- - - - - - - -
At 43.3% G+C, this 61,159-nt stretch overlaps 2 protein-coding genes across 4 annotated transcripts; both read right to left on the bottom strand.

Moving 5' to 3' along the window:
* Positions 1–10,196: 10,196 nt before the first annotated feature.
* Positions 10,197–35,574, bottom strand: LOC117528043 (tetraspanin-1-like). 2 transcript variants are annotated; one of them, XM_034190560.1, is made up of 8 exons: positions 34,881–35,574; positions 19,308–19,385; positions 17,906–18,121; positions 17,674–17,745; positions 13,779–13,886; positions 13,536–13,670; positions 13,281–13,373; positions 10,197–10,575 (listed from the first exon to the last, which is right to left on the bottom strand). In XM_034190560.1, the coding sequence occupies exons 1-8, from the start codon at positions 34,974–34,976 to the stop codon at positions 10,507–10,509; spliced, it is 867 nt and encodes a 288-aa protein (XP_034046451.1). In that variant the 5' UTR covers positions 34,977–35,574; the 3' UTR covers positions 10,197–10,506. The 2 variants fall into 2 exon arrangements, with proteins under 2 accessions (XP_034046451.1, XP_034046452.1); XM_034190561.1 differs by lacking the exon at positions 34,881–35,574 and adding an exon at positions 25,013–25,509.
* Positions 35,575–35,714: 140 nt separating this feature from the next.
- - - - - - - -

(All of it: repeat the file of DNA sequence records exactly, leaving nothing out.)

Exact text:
At 43.3% G+C, this 61,159-nt stretch overlaps 2 protein-coding genes across 4 annotated transcripts; both read right to left on the bottom strand.

Moving 5' to 3' along the window:
* Positions 1–10,196: 10,196 nt before the first annotated feature.
* Positions 10,197–35,574, bottom strand: LOC117528043 (tetraspanin-1-like). 2 transcript variants are annotated; one of them, XM_034190560.1, is made up of 8 exons: positions 34,881–35,574; positions 19,308–19,385; positions 17,906–18,121; positions 17,674–17,745; positions 13,779–13,886; positions 13,536–13,670; positions 13,281–13,373; positions 10,197–10,575 (listed from the first exon to the last, which is right to left on the bottom strand). In XM_034190560.1, the coding sequence occupies exons 1-8, from the start codon at positions 34,974–34,976 to the stop codon at positions 10,507–10,509; spliced, it is 867 nt and encodes a 288-aa protein (XP_034046451.1). In that variant the 5' UTR covers positions 34,977–35,574; the 3' UTR covers positions 10,197–10,506. The 2 variants fall into 2 exon arrangements, with proteins under 2 accessions (XP_034046451.1, XP_034046452.1); XM_034190561.1 differs by lacking the exon at positions 34,881–35,574 and adding an exon at positions 25,013–25,509.
* Positions 35,575–35,714: 140 nt separating this feature from the next.